WO 91114916 . a PCT/CA91 /00090 side of the inwardly formed step 48 in the sidewall 81 of sabot 30 when it reaches the end of its travel. It can also be limited by the sidewall friction combined with decreasing internal pressure, eliminating the need for 05 the step 48 in the sabot 30.
As the projectile 60 accelerates down the barrel, the case 12 and sabot 30 continue to be extracted by the bolt, rearward as a unit, to be ejected in the same manner as a conventional cartridge case is ejected front a recoiling bolt weapon. Because the Case 12 is set in motion by the firing, there is reduced chance that it will seize within the chamber 102. This, in turn, allows a lighter gauge of material to be used for the wall 34 of the casing 12.
A second embodiment of the invention is shown in Figures 4 through 6. In this configuration, the sabot 30 is reduced in diameter at the rear portion 32 by providing an inwardly stepped surface 71 to fit snugly into a case 12 having a thinner, stepped portion 62 defined by a thicker sidewall 34a set inwardly from the mouth 26. Also, diagonal orifices 44a, which serve as gas passage means 44a, are provided in the rear portion 32 of sabot 30. Orifices 44a angle outwardly and rearwardly from the forward end 80 of the sabot 30 (being in the case where a.projectile is present, the bottom of the recess 46) towards the rear portion 32 of sabot 30, terminating at the inwardly stepped surface 71 where the WO 91!14916 ~os~3$9 PCT/CA91/00090 ''~:-d 1.~~(''~;t~J'~,~.~~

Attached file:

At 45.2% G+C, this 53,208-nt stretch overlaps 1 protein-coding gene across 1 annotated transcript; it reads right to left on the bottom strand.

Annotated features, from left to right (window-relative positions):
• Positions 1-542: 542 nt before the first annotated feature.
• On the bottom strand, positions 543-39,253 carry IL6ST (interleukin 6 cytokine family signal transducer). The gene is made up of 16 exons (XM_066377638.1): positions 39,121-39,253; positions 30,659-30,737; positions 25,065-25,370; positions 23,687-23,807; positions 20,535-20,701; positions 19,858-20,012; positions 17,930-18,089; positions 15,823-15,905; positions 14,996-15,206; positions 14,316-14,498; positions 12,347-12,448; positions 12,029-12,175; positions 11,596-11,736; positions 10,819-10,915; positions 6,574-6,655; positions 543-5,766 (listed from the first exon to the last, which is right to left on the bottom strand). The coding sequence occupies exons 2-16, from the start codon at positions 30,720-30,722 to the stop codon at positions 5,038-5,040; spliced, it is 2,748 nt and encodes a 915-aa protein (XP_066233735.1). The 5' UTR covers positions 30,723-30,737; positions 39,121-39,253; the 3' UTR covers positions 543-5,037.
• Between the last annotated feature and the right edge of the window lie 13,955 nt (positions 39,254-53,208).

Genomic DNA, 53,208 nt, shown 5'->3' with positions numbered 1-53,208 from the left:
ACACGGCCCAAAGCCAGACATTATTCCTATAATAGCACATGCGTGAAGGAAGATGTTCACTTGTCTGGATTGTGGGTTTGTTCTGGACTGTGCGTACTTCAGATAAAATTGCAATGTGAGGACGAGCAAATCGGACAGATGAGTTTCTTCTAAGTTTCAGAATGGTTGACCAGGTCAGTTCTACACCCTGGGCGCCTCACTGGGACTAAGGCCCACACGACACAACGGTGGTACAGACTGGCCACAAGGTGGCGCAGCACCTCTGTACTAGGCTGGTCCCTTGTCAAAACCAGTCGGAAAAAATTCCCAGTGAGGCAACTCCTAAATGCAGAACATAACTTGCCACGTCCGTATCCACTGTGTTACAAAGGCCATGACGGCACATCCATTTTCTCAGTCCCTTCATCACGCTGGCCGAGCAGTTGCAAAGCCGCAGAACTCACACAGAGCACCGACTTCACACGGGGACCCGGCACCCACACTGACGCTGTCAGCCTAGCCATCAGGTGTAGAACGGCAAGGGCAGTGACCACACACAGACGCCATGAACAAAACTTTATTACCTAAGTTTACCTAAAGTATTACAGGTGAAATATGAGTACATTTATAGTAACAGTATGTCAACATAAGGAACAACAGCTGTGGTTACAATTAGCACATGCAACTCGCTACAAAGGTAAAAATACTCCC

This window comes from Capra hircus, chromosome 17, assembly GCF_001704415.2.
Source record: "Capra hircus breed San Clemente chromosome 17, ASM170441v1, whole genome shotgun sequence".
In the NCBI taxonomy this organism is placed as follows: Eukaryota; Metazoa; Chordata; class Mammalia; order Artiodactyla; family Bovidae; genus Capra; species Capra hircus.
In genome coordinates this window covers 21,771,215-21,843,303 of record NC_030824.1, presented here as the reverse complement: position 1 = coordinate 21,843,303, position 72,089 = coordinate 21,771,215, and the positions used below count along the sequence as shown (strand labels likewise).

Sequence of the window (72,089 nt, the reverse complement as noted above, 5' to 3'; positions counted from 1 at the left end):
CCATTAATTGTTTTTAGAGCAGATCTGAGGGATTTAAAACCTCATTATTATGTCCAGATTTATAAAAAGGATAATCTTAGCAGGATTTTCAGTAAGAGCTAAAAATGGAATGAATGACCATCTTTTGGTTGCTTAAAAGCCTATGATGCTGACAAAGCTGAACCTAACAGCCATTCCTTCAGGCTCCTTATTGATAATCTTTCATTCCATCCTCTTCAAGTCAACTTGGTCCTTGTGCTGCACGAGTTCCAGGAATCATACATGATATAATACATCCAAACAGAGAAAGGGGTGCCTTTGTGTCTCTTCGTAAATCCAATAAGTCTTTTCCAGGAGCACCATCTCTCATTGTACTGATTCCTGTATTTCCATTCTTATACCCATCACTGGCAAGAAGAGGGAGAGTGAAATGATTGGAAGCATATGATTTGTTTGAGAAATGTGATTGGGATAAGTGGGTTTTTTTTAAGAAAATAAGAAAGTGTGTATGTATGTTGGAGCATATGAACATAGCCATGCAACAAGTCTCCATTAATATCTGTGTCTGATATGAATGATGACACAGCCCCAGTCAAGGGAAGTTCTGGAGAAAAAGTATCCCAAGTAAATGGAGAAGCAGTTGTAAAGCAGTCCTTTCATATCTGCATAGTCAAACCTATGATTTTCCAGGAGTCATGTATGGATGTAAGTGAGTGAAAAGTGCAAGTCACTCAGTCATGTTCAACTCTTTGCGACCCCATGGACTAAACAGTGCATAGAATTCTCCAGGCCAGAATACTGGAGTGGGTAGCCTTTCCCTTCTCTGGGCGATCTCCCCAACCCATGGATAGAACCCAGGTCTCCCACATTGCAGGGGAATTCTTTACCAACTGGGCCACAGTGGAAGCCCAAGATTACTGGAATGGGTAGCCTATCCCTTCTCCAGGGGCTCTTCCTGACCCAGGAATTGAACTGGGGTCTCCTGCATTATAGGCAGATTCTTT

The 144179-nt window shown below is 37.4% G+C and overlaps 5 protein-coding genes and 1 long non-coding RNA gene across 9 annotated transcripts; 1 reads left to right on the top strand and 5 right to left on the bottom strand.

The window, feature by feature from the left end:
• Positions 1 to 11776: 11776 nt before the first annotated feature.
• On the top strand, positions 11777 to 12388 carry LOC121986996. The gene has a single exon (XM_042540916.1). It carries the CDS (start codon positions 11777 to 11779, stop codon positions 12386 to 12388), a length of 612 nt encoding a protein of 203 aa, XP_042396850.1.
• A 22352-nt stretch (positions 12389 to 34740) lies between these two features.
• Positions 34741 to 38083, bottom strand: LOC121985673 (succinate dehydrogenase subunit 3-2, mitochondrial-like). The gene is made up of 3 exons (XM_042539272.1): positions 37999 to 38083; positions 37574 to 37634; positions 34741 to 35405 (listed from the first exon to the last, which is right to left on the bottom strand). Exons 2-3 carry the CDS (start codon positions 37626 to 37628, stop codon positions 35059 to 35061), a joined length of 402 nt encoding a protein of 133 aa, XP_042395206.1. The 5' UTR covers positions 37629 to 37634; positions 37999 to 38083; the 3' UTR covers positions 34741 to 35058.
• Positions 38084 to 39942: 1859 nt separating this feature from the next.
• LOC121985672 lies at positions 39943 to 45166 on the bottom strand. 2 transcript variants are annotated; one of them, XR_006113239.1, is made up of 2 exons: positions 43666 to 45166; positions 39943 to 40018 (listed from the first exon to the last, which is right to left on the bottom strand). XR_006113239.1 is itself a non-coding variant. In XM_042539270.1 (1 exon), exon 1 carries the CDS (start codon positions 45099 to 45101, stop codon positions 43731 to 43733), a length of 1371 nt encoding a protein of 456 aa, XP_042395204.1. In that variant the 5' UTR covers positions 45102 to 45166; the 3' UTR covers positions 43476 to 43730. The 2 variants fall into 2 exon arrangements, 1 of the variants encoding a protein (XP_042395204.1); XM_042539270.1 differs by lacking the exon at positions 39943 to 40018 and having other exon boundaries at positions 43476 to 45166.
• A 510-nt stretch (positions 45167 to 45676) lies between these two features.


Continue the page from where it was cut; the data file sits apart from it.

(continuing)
11 _ sabot 30 is of reduced diameter at a location short of the rearward end 83 of the sabo'e 30. Upon initialization of the primer l4 and/or propellant 20, the gas is completely trapped until the end of the thinner stepped 05 portion 62 in the case wall 34a clears the rear end 72 of the sabot 30, permitting the gas to flow through the orifices 44a to the projectile 60 and assurirn that the weapon receives sufficient operating impulse prior to projectile acceleration.
A third embodiment of the invention in shown in Figures 7 through 10. The rear portion 32 of the sabot is fluted by grooves 64 (four being shown but one being sufficient) to permit the escape of gas when the case has moved rearward sufficiently to uncover the terminal end 84 of ore of the grooves 64. At that time, gas flows through the grooves 64 along the case wall 34 and through the angled sabot orifices 44a to the base of the projectile 60 causing its acceleration as described above. This design also prevents the propellant gas from reaching the orifices 44a and thence the projectile 60 until the movement of the sabot 30 has almost reached its limit, assuring that sufficient energy has been supplied to the bolt to cycle the weapon regardless of the energy supplied to~the projectile 60. Further, it eliminates the need for the step 62 in the cartridge case 12 as shown in Figure 5.